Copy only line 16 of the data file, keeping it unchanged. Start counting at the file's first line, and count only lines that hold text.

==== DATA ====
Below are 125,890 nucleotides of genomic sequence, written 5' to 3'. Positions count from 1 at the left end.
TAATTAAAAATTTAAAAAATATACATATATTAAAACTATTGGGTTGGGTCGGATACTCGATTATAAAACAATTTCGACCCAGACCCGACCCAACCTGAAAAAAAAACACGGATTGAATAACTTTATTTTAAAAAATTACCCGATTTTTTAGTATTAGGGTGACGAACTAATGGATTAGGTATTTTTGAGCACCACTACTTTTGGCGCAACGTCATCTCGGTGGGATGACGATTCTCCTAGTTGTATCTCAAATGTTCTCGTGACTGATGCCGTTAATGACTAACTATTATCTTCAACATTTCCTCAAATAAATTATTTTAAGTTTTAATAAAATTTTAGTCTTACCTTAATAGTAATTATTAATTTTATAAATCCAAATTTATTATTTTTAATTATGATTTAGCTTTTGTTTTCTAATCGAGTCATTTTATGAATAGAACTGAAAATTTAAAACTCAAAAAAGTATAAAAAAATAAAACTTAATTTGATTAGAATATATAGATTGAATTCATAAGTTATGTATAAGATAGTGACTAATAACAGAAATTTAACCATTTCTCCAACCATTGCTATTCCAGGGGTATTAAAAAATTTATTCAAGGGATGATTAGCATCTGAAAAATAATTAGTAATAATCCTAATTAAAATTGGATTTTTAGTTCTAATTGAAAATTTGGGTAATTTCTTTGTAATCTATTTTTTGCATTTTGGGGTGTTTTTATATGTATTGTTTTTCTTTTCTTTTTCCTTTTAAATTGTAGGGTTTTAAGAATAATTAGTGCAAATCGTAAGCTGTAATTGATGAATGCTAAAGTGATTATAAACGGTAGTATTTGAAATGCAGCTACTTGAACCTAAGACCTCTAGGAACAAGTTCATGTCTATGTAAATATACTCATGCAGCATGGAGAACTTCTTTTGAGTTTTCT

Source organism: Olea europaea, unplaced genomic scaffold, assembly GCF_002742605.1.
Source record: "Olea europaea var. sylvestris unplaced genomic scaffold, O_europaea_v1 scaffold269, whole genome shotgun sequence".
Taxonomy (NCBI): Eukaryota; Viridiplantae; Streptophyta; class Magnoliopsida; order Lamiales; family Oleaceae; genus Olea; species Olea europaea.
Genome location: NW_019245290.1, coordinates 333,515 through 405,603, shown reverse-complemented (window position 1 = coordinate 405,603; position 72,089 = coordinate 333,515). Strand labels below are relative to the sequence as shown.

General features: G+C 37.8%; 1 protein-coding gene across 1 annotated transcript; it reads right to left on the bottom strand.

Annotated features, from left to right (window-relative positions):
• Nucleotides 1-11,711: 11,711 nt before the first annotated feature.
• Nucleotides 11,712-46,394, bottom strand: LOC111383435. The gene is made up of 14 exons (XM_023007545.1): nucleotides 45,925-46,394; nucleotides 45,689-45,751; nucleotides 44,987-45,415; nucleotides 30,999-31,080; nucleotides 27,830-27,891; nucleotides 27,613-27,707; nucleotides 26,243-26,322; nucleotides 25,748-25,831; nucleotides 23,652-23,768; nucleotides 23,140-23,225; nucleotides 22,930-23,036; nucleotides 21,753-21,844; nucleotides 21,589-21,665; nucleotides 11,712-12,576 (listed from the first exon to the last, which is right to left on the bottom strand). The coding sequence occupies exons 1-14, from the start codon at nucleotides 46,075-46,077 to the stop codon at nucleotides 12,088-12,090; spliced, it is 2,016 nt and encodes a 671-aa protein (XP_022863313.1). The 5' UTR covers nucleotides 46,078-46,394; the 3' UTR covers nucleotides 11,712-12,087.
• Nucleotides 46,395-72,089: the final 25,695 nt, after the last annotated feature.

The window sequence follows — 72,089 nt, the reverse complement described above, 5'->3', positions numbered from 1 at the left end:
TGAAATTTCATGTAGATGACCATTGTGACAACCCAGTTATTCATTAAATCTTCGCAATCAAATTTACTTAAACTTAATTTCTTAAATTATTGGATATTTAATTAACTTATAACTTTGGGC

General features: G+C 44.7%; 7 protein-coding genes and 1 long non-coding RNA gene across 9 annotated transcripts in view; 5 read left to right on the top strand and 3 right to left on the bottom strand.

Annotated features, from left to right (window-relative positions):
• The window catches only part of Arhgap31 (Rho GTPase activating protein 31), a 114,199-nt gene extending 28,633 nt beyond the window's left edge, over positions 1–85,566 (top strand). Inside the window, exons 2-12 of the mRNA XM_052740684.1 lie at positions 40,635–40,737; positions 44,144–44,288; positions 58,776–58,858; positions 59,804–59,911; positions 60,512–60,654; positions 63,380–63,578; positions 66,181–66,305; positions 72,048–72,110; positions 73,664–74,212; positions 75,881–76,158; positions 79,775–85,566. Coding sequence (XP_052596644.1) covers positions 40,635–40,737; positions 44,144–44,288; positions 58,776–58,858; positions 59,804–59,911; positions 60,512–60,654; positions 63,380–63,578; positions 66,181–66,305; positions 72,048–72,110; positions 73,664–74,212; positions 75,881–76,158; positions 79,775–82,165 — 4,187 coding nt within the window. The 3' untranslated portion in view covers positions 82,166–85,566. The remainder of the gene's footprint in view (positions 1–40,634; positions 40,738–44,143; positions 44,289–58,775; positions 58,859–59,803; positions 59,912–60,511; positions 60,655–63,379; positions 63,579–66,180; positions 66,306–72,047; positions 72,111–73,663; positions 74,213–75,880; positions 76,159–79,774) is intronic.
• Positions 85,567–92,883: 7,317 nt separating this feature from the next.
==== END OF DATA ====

• The window catches only part of Arhgap31 (Rho GTPase activating protein 31), a 114,199-nt gene extending 28,633 nt beyond the window's left edge, over positions 1–85,566 (top strand). Inside the window, exons 2-12 of the mRNA XM_052740684.1 lie at positions 40,635–40,737; positions 44,144–44,288; positions 58,776–58,858; positions 59,804–59,911; positions 60,512–60,654; positions 63,380–63,578; positions 66,181–66,305; positions 72,048–72,110; positions 73,664–74,212; positions 75,881–76,158; positions 79,775–85,566. Coding sequence (XP_052596644.1) covers positions 40,635–40,737; positions 44,144–44,288; positions 58,776–58,858; positions 59,804–59,911; positions 60,512–60,654; positions 63,380–63,578; positions 66,181–66,305; positions 72,048–72,110; positions 73,664–74,212; positions 75,881–76,158; positions 79,775–82,165 — 4,187 coding nt within the window. The 3' untranslated portion in view covers positions 82,166–85,566. The remainder of the gene's footprint in view (positions 1–40,634; positions 40,738–44,143; positions 44,289–58,775; positions 58,859–59,803; positions 59,912–60,511; positions 60,655–63,379; positions 63,579–66,180; positions 66,306–72,047; positions 72,111–73,663; positions 74,213–75,880; positions 76,159–79,774) is intronic.